What is human trafficking?
Human trafficking includes forced labor, sexual exploitation, and other forms of servitude. Victims are often physically abused, psychologically coerced, and fearful of reporting their abuse to authorities.
Where does human trafficking occur?
Human trafficking occurs in our own city, and can occur in any neighborhood. Victims may live and work among us as domestic servants, restaurant workers, and workers in the commercial sex industry (such as massage parlors, strip bars, or escort services). Domestic sex traffickers often prey on “at-risk” children. These are children whom have unstable family lives and have often been the victims of sexual and physical abuse. Domestic sex traffickers recruit by making false promises, providing drugs, or utilizing other enticements. Once involved with the trafficker, the victim is prevented from leaving through psychological and physical coercion.
Who are victims of human trafficking?
Anyone can be a victim of human trafficking, regardless of citizenship. Both foreign nationals and U.S. citizens can be victims. There is no requirement that a trafficking victim crossed any city, state, national, or international border. Trafficking can even be by a victim’s own family members.
How do traffickers maintain control of their victims?
Common ways traffickers maintain control include:
- Debt – requiring the victim to pay off a debt.
- Documents – taking the victim’s legal papers and documents.
- Deportation – threatening to report the victim to immigration authorities.
- Family – threatening to harm the victim’s friends and family.
- Drugs – providing the victim drugs to make the victim more compliant.
- Abuse – abusing the victim physically or sexually.
Why don’t more victims of human trafficking report the crime?
Trafficked individuals are forced, tricked, or coerced to work in a variety of jobs or in the sex industry. Victims are often emotionally and economically dependent upon their abusers, and remain silent as their worlds grow smaller and more dangerous. Along with our partners in law enforcement and the advocate community, we’ve made it easier for trafficked individuals to report crime and obtain services.
What happens if a victim comes forward?
Victims often stay quiet because they are afraid that the trafficker will follow through with his or her threats, or they fear being arrested and deported. However, trafficking victims may be eligible for financial, legal, housing, and immigration assistance from the New York State and federal governments.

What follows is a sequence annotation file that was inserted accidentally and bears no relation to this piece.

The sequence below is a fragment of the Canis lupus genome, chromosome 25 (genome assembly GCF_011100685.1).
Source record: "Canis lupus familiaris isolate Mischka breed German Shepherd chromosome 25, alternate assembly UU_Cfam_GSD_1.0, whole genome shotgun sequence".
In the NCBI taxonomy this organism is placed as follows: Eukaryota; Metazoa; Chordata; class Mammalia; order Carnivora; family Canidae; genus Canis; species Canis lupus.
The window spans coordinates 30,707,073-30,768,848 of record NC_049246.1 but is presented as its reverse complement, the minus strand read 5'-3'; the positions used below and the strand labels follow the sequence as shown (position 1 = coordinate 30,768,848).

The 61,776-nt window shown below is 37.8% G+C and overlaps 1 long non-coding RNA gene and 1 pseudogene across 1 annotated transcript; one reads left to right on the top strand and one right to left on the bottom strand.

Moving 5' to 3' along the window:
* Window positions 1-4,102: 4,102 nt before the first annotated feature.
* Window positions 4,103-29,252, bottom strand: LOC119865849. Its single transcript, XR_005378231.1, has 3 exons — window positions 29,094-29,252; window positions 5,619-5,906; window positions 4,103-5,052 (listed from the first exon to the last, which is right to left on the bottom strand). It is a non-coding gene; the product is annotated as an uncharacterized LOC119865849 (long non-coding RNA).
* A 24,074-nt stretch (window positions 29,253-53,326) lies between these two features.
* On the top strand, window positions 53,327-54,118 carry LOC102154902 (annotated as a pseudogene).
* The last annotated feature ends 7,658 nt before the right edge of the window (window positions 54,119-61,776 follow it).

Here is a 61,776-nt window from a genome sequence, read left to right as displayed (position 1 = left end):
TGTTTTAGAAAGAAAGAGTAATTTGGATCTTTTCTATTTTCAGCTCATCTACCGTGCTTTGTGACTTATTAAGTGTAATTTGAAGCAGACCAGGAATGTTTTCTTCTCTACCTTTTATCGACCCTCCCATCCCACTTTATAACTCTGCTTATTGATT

Manhattan Family Justice Center
Our Manhattan Family Justice Center at 80 Centre Street has a child-friendly waiting room and play area. We have social services staff on-site who can connect you with individual counseling, family counseling, medical treatment, housing issues, and safety planning.
80 Centre Street, 5th Floor
New York, NY 10013
City Bar Justice Center • Immigrant Women & Children Project
42 W. 44th Street, New York, NY 10036
Special Populations: Immigrants, Minors, Sex Trafficking, Labor Trafficking
Services Provided: Community Education/Training, Immigration, Legal Services, Referrals, Trafficking Victim Services
Services Provided: Crisis Counseling, Emergency Housing (boys and girls ages 18-20, and ages 16-18 if ACS is contacted)
Girls Educational & Mentoring Services (GEMS)
201 W. 148th street, Ground Floor, New York, NY 10039
Services Provided: Community Education/Training, Court/Police Accompaniment, Crisis Counseling, Domestic Violence (General), Emergency Assistance/Transportation, Job Training, Long Term Counseling, Referrals, Trafficking Victim Services
32 Broadway, 10th Floor New York, NY 10004
Languages: Chinese (Cantonese, Mandarin), Korean, Vietnamese, Thai, Laos, Japanese, Hindi, Urdu, Bengali
Services Provided: Community Education/Training, Court/Police Accompaniment, Crisis Counseling, Domestic Violence (General), Immigration, Emergency Assistance/Transportation, Health Services, Long Term Counseling, Public Assistance, Referrals, Shelter/Housing Assistance, Emergency Housing (Adult and Children), Stalking, Trafficking Victim Services
Safe Horizon • Anti-Trafficking Program
50 Court Street, 8th Floor, Brooklyn, NY, 11201
Anti-Trafficking Program Hotline: 800-621-4673 (HOPE)
All-Crimes Hotline: 866-689-HELP (4357)
Services Provided: Community Education, Court/Police Accompaniment, Crisis Counseling, Domestic Violence, Immigration, English as a Second Language Classes, Emergency Assistance/Transportation, Health Services, HIV/AIDS (Referral), Job Training (Referral), Legal Services, Long Term Counseling, Public Assistance (Referral), Referrals, Sexual Assault, Shelter/Housing Assistance (Referral), Emergency Housing (Adult and Children), Stalking, Trafficking Victims Services
Sanctuary for Families • Immigration Intervention Project
Languages: Over 35 languages, including Spanish, Chinese, Hindi, Urdu, Punjabi and French.
Services Provided: Community Education, Crisis Counseling, Domestic Violence (General), Immigration, English as a Second Language, Emergency Assistance/Transportation, Job Training, Legal Services, Long Term Counseling, Public Assistance, Referrals, Sexual Assault, Shelter/Housing Assistance, Emergency Housing (Families), Trafficking Victim Services, Emergency Food and Clothing, Advocacy
Sex Workers Project / Urban Justice Center
123 William Street, 16th Floor, New York, NY 10038
Services Provided: Community Education/Training, Court/Police Accompaniment, Domestic Violence (General), Immigration, Legal Services, Long Term Counseling, Referrals, Trafficking Victim Services
New York City Mayor’s Office – Let’s End Human Trafficking
Services Provided: Information and other resources about human trafficking